Social insight for innovation

Question: What do a Legal & General insurance product, a Marks & Spencer bra and a Howdens kitchen have in common?

Answer: They were all developed with insight gleaned from the non-profit sector.

When Marks & Spencer was approached by a customer who told them she could not find a post-mastectomy bra, they developed one, with the help of that customer and the breast cancer charity that she was supported by.

When Legal & General set out to review its Over-50’s life insurance product – a standard bi-annual process to ensure a product is fit for purpose – they added an extra dimension to the usual procedure: they invited in older people’s charities to comment on how customer-friendly the product really was.

And when Howdens started to gain insight on the needs of disabled people through its partnership with Leonard Cheshire Disability, they turned their learning into a whole design mentality that they’ve applied to their range of ‘inclusive kitchens’ for a mainstream customer base.

The message is clear: Charities have a huge amount of knowledge and expertise – or social insight – on issues that businesses need to know about.

Social insight was the subject of our breakfast event on 4th October, when friends from a whole range of corporate organisations gathered to discuss examples of how this approach is starting to play out in businesses, for the benefit of employees, customers – and the bottom line.

On the employee front, we heard how social insight can help business to better grasp circumstances that affect their staff, such as mental health or LGBT issues, resulting in workplaces that are more understanding and managers with more empathy and skill when supporting colleagues.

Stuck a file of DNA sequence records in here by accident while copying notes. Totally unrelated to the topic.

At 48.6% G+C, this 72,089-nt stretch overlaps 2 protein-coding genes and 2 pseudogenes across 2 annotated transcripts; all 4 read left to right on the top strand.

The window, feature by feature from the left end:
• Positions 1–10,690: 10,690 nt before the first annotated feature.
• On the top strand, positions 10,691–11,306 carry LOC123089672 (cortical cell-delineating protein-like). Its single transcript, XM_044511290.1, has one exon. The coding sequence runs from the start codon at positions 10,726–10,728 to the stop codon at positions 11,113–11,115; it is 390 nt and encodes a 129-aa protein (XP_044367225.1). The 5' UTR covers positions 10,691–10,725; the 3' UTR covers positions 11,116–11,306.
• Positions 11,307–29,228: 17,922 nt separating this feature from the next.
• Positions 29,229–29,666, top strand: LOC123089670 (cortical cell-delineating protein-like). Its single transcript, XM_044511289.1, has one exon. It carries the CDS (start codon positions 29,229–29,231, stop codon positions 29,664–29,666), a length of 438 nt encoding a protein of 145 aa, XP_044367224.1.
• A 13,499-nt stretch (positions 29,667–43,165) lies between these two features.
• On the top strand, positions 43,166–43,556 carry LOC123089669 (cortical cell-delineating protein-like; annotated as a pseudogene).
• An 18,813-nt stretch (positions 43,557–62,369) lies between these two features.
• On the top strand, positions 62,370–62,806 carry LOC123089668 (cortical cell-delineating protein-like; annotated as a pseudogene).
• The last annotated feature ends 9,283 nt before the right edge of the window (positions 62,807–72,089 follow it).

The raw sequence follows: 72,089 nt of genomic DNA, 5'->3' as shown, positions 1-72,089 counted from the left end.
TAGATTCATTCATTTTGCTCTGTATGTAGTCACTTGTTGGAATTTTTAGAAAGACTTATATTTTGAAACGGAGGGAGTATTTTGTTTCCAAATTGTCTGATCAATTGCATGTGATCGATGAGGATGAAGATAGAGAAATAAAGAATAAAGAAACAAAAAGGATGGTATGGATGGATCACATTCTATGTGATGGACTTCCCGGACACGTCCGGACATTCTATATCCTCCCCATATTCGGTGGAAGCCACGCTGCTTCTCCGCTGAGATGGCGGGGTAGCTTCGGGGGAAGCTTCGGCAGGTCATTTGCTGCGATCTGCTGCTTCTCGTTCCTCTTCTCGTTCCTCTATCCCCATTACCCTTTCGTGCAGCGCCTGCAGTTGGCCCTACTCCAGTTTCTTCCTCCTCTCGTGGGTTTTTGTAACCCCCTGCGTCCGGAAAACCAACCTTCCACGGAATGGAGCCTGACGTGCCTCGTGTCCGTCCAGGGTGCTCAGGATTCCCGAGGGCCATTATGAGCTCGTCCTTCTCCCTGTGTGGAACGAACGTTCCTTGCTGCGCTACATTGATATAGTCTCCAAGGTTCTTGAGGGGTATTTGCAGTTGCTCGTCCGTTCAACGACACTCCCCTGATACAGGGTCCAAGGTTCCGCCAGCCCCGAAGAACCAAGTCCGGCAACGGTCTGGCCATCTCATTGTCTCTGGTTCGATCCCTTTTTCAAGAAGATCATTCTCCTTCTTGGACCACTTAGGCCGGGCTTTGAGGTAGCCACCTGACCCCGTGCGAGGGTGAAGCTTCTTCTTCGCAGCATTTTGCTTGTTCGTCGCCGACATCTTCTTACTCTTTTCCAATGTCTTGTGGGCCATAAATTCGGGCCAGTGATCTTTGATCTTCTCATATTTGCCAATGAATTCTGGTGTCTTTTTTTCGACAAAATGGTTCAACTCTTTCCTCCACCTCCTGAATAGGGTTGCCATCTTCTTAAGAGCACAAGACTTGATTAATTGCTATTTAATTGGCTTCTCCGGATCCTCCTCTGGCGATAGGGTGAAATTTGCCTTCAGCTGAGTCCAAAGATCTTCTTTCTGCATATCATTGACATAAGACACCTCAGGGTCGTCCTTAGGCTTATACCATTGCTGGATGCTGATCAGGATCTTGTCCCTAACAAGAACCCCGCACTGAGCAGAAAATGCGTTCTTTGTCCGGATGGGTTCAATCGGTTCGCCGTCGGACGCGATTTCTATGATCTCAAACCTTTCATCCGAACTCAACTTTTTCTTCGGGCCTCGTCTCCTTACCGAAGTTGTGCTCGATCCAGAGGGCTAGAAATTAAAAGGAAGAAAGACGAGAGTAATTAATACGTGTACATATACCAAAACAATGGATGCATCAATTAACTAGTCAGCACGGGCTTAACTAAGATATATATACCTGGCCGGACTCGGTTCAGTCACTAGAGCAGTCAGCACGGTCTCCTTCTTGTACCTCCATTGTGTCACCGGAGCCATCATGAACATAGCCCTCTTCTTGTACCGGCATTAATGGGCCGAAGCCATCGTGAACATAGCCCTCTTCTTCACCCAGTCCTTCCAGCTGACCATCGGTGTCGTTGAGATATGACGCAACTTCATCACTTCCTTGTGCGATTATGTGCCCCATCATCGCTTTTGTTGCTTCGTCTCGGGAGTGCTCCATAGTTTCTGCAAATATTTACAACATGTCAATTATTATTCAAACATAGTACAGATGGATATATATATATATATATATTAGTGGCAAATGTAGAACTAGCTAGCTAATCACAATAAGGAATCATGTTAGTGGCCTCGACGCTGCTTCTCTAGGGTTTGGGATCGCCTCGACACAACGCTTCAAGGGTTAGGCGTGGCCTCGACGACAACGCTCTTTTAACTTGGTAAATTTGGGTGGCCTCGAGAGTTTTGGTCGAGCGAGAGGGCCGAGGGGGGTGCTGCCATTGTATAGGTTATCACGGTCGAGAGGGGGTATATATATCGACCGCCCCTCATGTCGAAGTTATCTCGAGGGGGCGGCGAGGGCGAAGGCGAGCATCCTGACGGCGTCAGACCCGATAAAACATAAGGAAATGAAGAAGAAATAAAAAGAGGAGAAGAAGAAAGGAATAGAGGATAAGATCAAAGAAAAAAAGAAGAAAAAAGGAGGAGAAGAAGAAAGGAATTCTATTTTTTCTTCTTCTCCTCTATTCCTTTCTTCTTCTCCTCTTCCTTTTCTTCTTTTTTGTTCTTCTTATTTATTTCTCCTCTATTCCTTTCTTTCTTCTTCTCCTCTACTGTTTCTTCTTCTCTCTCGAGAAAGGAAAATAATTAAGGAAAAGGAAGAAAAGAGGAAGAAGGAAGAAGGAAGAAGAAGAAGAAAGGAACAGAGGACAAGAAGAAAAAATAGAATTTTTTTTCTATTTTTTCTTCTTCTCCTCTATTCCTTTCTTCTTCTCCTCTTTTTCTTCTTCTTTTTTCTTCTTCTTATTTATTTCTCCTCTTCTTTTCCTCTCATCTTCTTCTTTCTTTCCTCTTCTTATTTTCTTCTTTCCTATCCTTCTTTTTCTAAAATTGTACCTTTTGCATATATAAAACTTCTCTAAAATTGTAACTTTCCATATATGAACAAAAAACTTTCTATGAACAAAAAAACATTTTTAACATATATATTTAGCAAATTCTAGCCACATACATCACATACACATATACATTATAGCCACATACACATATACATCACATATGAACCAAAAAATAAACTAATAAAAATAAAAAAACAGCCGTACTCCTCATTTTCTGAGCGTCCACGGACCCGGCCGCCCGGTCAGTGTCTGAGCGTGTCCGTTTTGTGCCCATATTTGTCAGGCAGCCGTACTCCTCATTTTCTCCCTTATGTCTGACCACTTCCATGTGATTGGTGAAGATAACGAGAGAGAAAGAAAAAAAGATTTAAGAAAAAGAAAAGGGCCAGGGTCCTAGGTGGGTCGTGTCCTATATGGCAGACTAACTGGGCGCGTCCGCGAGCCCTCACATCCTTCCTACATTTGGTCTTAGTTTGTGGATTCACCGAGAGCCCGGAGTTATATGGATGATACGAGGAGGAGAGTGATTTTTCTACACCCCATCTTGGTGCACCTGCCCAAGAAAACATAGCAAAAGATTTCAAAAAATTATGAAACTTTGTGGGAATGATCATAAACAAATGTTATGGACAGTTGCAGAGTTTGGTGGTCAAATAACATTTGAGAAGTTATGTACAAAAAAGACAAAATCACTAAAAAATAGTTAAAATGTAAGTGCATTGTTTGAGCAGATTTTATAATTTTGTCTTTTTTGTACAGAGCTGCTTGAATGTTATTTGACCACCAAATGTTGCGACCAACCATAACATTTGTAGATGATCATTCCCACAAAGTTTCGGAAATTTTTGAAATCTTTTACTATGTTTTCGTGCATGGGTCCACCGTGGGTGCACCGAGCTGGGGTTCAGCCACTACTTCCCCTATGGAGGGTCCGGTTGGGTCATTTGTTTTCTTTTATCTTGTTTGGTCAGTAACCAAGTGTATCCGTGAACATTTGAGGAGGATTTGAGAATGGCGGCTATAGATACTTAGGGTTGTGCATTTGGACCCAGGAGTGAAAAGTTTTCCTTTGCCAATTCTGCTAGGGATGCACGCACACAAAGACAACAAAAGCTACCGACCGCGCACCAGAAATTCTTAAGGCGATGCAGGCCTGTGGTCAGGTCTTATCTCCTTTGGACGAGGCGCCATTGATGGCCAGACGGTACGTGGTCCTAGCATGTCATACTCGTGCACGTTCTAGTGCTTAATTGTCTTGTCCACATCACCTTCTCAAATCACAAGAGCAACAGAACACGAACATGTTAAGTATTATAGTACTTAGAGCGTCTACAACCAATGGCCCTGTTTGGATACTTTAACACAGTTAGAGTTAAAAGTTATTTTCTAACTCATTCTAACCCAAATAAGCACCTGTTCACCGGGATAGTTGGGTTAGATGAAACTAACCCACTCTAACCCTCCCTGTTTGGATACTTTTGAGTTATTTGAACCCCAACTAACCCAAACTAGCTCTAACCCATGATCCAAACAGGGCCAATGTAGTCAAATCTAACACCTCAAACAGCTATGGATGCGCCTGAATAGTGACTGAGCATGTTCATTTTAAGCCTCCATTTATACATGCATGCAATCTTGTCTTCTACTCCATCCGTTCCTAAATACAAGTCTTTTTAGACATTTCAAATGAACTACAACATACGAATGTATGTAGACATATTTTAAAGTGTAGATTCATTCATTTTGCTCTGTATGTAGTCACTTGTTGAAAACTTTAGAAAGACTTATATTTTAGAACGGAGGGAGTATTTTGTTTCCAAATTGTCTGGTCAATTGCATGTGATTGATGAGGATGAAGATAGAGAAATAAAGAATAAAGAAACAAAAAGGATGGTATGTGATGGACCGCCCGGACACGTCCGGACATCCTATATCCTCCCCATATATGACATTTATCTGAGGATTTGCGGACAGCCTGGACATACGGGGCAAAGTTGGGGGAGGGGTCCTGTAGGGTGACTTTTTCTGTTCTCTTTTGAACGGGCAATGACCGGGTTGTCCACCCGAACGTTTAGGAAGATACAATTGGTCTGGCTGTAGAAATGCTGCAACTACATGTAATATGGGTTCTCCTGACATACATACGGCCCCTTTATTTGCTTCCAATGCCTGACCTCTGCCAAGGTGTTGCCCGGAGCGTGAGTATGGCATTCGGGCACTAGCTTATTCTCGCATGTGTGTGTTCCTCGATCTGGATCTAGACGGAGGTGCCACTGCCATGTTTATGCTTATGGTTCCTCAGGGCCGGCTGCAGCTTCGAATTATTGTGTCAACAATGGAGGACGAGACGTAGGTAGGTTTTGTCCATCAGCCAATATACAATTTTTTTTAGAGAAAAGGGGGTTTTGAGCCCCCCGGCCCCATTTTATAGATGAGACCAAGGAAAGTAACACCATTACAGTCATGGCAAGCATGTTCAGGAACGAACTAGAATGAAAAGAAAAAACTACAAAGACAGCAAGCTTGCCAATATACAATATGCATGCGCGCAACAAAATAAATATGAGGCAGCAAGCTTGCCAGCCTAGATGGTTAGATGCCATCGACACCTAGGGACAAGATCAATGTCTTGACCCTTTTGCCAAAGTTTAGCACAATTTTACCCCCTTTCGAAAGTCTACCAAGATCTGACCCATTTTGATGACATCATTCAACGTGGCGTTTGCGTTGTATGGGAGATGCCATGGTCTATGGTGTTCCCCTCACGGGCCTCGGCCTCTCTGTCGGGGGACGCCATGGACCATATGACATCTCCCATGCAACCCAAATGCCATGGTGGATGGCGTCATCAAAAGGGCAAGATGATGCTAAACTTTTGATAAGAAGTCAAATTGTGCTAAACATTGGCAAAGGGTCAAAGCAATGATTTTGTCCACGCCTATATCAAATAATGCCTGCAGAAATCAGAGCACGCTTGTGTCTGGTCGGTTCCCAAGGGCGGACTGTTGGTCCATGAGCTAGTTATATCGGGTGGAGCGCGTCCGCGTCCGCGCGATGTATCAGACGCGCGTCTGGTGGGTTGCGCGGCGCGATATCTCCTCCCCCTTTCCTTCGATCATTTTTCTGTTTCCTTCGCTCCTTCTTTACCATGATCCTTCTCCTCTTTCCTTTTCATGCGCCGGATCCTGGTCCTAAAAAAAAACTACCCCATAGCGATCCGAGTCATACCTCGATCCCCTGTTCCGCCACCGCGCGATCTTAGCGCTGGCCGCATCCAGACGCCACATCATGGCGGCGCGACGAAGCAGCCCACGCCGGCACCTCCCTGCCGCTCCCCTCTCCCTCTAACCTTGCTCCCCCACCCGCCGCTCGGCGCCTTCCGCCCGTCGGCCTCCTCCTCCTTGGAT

On the customer front, it wasn’t just bras, kitchens and life insurance. We heard how social insight helped Credit Suisse to develop braille bank statements, Boots to formulate its Botanics skincare range and Legal & General to improve service for customers up to their knees in flood water.

But these are the early adopters – and at Three Hands we are now focused on helping businesses to make this approach to market research and innovation the norm, not the exception – and in the process to reward charities for their expertise.

Here are five key takeaways from the discussion that we think will be essential in doing so:

  1. Charities must be valued. View them as subject matter experts, consultants, allies in the development of socially useful solutions, and reward them properly.
  2. The CSR manager will play a pivotal role. She or he will need to network par excellence with colleagues in market research, customer services, product development and innovation for this approach to fly in their organisation.
  3. This is mainstream, not niche. Yes, there are opportunities to better support so-called vulnerable customers, but this approach can – and should – result in an overall design mentality that will benefit customers as a whole.
  4. Socially useful and profitable are not mutually exclusive. This is not a ‘nice to do’ – it’s a must do for businesses that want to be relevant, socially useful and profitable. Just ask Legal & General, M&S and Howdens
  5. It needs a process. Just as innovation relies on a structured and deliberate process, so does this, and it should include the non-profit partner(s) throughout. And it needs an intermediary/ facilitator to make it happen.


Our thanks to our brilliant contributors:

  • David Rosser, Product Manager and Graham Precey, Head of CSR and Ethics at Legal & General
  • Bill Everett, Charities Manager at Howdens and Rachel Norris, Corporate Partnerships Manager, Leonard Cheshire Disability
  • Eva Halper, VP for Corporate Citizenship, Credit Suisse
  • Sean Lewis, Director, Brands Applied
  • Paul Barrett, Head of Wellbeing, Bank Workers Charity

For more information or a discussion please contact Jan Levy at Three Hands – / 020 3397 8841.

For a PDF version of this report, including the graphic illustration of the event, click here.

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